East Texas visually impaired kids go to camp

By Holley Nees - bio | email

LUFKIN, TX (KTRE) - "It is the best week pretty much ever!  I don't know if I'll ever do anything this amazing," said camper Casey Wigley.

They come from all different parts of East Texas, but they have one thing in common.

"It makes you sort of feel important that you can actually do something even though your sight is sort of gone," camper Kirsten Kirby said.

The campers are all visually impaired, but that doesn't stop them from the seemingly impossible.

"Obviously, you know since I can't see and you know, you'd think that it's not possible, oh she's blind, she can't you know walk across the rope, or you know just anything," said camper Kassandra Cardenas.

Fellow camper Kirsten Kirby agreed, "It was a really good experience to know that you can basically do whatever you want to do even if you are visually impaired or completely blind like I am."

One instructor said just seeing the campers participate is life-changing.

"Getting folks like this to be able to accomplish and probably participate in things where probably a lot of times they either didn't let themselves or other people probably counted them out and didn't let them try.  I mean, it's been a pretty special experience," said Michael Maningas with the SFA Campus Recreation Department.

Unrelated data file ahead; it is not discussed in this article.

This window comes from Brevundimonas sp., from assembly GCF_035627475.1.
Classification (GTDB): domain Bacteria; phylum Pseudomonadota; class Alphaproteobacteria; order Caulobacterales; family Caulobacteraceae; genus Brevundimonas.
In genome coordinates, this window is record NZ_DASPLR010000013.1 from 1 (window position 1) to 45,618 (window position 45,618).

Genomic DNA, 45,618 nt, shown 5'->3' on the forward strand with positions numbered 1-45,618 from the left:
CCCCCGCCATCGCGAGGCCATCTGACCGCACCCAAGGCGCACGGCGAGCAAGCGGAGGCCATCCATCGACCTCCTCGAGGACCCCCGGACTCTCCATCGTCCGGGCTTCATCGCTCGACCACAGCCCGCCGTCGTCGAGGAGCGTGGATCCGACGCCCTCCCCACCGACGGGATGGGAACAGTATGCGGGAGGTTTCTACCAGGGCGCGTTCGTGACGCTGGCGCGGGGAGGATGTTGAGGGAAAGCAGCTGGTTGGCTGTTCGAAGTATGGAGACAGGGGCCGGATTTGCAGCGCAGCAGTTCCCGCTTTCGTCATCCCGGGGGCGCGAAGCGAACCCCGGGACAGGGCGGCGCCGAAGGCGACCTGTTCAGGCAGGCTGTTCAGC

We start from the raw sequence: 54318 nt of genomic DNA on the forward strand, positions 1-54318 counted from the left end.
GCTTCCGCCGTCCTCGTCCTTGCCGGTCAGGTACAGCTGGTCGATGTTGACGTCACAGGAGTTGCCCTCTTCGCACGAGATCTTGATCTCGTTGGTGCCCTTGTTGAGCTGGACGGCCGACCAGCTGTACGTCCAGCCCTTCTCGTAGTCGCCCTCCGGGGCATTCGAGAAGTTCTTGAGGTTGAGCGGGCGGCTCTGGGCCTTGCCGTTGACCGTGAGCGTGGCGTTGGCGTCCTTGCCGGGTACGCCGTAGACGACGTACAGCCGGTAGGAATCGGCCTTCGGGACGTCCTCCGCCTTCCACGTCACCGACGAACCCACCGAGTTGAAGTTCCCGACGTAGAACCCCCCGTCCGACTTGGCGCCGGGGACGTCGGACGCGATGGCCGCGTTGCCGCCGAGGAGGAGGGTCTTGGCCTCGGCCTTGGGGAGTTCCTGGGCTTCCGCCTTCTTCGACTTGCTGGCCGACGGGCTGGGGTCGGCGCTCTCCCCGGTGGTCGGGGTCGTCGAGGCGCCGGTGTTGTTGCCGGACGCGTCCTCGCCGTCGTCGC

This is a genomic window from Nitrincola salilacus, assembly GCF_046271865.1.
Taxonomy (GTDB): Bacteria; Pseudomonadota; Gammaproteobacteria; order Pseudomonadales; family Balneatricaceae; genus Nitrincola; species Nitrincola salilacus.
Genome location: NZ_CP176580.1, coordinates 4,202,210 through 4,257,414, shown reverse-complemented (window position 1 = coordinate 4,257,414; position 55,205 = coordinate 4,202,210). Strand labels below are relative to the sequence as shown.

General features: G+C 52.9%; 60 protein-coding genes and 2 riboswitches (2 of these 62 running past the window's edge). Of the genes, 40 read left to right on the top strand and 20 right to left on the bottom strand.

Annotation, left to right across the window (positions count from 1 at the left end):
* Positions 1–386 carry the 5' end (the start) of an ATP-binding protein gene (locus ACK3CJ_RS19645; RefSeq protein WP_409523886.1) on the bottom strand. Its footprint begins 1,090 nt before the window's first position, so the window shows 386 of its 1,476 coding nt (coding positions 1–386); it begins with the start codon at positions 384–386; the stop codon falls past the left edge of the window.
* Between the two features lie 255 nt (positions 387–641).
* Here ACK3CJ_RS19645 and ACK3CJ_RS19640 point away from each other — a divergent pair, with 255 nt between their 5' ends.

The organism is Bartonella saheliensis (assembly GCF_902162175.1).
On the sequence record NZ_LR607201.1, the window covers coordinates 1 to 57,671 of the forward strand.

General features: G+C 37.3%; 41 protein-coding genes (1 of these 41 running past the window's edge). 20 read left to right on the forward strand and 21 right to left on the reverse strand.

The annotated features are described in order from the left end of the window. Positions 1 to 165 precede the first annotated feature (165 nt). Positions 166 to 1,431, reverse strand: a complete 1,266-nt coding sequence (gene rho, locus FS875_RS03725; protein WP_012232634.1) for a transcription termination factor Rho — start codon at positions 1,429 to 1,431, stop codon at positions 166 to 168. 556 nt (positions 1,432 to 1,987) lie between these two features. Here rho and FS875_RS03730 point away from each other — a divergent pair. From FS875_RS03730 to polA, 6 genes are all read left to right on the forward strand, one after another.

An experience where Cardenas is unable to see at 30 feet in the air, and she said she has the advantage.

"A lot of people are always like, they look down, I've heard that that's horrible, so not being able to see, guess that's like a benefit for me," Cardenas said.

They inspired one counselor to face his fears.

"I figure if they can do it, I can do it as well," said Marcus French, who was helping the campers out.

They may not be able to see the hands clapping or their fellow campers below, but they can feel the support of sharing a common bond.

"You can chase your dream, you can believe in yourself, you can basically do whatever you want to do, except for people like me who can't drive," said Kirby.

Because if you can walk a cable without looking, she said almost anything is possible.

The week-long camp is a partnership between SFA and the division of blind services.  The campers also get to go horse-back riding, swimming, and they get to learn how to use various instruments to help them learn.

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